Who lost Egypt: Not Obama for sure

If we’re lucky this time around, we’ll avoid the who-lost-Egypt debate. Hosni Mubarak’s decision to step down has pre-empted a catastrophic crisis for Egypt and for American interests. We may not be adept at manipulating Middle Eastern politics; but we’re sure experts at beating ourselves up. Commentators and analysts have argued forcefully that Barack Obama’s administration ...

By , a senior fellow at the Carnegie Endowment for International Peace.
TIM SLOAN/AFP/Getty Images
TIM SLOAN/AFP/Getty Images
TIM SLOAN/AFP/Getty Images

If we're lucky this time around, we'll avoid the who-lost-Egypt debate. Hosni Mubarak's decision to step down has pre-empted a catastrophic crisis for Egypt and for American interests. We may not be adept at manipulating Middle Eastern politics; but we're sure experts at beating ourselves up.

Commentators and analysts have argued forcefully that Barack Obama's administration failed to anticipate the current crisis, blew an opportunity by failing to push Mubarak to make significant reforms during the early days of the upheaval, and risked being on the wrong side of history by not being assertive in trying to force Mubarak's removal. But the administration was smart to keep its distance from this crisis.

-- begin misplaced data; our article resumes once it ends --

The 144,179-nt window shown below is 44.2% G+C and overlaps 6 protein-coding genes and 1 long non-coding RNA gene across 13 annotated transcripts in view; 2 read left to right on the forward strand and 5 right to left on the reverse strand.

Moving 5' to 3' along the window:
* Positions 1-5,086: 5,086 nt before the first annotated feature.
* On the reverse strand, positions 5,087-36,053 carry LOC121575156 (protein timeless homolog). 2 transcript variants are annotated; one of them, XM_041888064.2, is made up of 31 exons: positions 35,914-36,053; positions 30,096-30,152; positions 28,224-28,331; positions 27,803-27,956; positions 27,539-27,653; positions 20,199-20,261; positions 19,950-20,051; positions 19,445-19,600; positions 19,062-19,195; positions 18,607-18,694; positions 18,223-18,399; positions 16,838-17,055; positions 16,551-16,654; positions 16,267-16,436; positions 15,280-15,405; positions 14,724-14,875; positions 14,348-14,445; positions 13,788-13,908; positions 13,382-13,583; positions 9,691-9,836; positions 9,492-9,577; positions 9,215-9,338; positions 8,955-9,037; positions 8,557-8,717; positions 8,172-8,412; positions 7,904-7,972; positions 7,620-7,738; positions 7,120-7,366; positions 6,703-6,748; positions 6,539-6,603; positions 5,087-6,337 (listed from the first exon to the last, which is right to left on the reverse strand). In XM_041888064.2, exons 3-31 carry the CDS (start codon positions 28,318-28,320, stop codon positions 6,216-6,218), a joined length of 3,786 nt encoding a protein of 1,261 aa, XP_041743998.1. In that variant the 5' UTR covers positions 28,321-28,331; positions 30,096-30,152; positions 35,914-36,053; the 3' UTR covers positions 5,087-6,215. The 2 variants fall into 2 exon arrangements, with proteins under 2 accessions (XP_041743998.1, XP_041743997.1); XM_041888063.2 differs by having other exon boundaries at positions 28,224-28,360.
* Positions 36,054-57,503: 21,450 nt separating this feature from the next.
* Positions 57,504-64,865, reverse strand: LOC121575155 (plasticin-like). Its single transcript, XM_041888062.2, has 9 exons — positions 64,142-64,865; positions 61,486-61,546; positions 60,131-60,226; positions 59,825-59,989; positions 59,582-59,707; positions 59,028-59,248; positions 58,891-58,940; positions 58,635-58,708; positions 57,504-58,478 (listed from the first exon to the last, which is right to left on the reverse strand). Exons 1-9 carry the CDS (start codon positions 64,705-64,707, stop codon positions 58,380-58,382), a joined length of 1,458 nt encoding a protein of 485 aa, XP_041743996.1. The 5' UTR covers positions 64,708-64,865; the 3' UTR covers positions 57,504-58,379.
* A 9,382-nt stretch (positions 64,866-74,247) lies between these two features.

Read more.

If we’re lucky this time around, we’ll avoid the who-lost-Egypt debate. Hosni Mubarak’s decision to step down has pre-empted a catastrophic crisis for Egypt and for American interests. We may not be adept at manipulating Middle Eastern politics; but we’re sure experts at beating ourselves up.

Commentators and analysts have argued forcefully that Barack Obama’s administration failed to anticipate the current crisis, blew an opportunity by failing to push Mubarak to make significant reforms during the early days of the upheaval, and risked being on the wrong side of history by not being assertive in trying to force Mubarak’s removal. But the administration was smart to keep its distance from this crisis.

Read more.

Aaron David Miller is a senior fellow at the Carnegie Endowment for International Peace and a former U.S. State Department Middle East analyst and negotiator in Republican and Democratic administrations. He is the author of The End of Greatness: Why America Can’t Have (and Doesn’t Want) Another Great President. Twitter: @aarondmiller2

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